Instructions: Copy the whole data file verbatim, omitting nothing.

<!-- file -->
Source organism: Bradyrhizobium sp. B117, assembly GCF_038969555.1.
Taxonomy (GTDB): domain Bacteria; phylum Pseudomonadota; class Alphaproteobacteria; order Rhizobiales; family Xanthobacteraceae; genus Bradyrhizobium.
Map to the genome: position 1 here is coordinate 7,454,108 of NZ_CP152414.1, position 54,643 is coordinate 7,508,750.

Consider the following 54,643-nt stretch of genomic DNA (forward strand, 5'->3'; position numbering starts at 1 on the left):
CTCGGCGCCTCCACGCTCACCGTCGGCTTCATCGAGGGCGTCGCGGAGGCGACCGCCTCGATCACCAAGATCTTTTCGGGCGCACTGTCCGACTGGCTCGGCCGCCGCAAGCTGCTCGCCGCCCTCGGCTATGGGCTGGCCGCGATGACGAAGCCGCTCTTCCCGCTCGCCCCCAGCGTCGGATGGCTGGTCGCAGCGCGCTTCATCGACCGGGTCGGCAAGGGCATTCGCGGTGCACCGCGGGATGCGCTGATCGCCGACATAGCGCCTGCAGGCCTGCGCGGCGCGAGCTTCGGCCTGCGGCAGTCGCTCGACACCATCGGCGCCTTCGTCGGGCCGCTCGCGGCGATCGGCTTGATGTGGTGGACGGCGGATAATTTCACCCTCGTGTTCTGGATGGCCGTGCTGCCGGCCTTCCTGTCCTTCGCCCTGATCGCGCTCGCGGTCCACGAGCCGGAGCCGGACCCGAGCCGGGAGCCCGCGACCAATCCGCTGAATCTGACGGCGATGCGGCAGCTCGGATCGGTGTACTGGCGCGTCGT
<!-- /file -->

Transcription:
Source organism: Bradyrhizobium sp. B117, assembly GCF_038969555.1.
Taxonomy (GTDB): domain Bacteria; phylum Pseudomonadota; class Alphaproteobacteria; order Rhizobiales; family Xanthobacteraceae; genus Bradyrhizobium.
Map to the genome: position 1 here is coordinate 7,454,108 of NZ_CP152414.1, position 54,643 is coordinate 7,508,750.

Consider the following 54,643-nt stretch of genomic DNA (forward strand, 5'->3'; position numbering starts at 1 on the left):
CTCGGCGCCTCCACGCTCACCGTCGGCTTCATCGAGGGCGTCGCGGAGGCGACCGCCTCGATCACCAAGATCTTTTCGGGCGCACTGTCCGACTGGCTCGGCCGCCGCAAGCTGCTCGCCGCCCTCGGCTATGGGCTGGCCGCGATGACGAAGCCGCTCTTCCCGCTCGCCCCCAGCGTCGGATGGCTGGTCGCAGCGCGCTTCATCGACCGGGTCGGCAAGGGCATTCGCGGTGCACCGCGGGATGCGCTGATCGCCGACATAGCGCCTGCAGGCCTGCGCGGCGCGAGCTTCGGCCTGCGGCAGTCGCTCGACACCATCGGCGCCTTCGTCGGGCCGCTCGCGGCGATCGGCTTGATGTGGTGGACGGCGGATAATTTCACCCTCGTGTTCTGGATGGCCGTGCTGCCGGCCTTCCTGTCCTTCGCCCTGATCGCGCTCGCGGTCCACGAGCCGGAGCCGGACCCGAGCCGGGAGCCCGCGACCAATCCGCTGAATCTGACGGCGATGCGGCAGCTCGGATCGGTGTACTGGCGCGTCGT